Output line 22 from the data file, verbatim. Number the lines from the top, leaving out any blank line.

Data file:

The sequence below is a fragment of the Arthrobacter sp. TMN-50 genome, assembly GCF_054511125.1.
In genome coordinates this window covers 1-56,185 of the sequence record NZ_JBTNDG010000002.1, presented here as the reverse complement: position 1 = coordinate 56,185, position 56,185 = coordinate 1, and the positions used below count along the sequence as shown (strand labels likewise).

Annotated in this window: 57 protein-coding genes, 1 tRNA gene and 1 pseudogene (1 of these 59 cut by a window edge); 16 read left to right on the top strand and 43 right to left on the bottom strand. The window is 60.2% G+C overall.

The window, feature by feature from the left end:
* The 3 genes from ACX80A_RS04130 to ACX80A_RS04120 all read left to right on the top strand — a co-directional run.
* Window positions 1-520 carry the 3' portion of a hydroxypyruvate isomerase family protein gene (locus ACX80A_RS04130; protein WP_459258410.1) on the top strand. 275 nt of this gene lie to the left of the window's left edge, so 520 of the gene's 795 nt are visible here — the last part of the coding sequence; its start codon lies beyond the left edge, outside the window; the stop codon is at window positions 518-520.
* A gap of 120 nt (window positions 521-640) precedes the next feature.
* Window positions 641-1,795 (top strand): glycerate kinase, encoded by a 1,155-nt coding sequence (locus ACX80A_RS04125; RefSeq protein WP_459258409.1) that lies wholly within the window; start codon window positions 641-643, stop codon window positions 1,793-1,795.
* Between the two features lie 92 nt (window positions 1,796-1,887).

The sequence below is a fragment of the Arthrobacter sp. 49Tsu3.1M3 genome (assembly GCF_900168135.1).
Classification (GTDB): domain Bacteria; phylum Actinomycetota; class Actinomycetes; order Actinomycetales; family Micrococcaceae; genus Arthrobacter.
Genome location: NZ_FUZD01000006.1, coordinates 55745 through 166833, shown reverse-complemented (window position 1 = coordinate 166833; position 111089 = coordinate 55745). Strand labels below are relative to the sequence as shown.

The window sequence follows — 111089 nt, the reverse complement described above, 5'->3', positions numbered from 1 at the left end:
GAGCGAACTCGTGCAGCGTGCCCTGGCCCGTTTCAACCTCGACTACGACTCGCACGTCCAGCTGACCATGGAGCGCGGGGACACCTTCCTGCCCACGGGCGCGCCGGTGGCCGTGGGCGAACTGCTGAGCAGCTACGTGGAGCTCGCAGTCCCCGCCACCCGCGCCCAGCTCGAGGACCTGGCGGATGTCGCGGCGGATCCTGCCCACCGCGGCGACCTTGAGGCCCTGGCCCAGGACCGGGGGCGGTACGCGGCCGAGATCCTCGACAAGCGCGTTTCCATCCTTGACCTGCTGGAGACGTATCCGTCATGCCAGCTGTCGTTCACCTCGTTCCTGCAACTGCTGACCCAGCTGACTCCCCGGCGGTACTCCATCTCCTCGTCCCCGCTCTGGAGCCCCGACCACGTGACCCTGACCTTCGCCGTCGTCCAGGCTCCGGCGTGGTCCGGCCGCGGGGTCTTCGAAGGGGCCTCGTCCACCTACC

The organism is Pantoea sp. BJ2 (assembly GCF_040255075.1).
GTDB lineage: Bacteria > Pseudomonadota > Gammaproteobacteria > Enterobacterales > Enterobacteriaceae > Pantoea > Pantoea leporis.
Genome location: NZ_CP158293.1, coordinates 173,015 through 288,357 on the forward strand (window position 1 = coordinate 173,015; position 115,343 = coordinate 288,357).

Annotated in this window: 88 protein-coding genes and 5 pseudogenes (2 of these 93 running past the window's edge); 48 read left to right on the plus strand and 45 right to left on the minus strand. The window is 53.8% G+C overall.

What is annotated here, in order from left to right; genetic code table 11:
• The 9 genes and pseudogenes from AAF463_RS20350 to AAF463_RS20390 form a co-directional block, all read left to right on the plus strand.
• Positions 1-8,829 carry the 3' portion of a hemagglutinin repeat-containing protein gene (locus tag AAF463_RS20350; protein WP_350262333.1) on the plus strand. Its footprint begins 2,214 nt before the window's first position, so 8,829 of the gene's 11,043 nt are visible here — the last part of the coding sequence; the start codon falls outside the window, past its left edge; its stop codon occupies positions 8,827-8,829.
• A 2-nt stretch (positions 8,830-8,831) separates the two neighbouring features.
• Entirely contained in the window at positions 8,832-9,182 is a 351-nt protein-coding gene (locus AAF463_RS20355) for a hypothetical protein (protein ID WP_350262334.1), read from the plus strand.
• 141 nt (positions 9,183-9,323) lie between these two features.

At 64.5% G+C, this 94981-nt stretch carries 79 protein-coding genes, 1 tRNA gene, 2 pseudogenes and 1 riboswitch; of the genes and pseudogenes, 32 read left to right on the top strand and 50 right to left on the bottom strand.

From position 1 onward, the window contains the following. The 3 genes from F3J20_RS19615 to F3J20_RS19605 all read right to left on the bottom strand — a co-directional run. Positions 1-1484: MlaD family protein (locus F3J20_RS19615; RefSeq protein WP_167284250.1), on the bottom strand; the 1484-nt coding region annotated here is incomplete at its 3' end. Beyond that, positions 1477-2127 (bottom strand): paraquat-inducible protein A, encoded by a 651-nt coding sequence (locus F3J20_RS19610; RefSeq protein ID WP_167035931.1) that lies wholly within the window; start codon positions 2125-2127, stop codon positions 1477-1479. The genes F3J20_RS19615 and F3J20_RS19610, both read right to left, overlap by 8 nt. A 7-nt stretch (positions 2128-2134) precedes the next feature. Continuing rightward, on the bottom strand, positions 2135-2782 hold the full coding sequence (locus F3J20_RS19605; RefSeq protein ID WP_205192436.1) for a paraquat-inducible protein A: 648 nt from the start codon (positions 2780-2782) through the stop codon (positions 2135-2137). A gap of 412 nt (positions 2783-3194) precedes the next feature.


• A 2-nt stretch (positions 8,830-8,831) separates the two neighbouring features.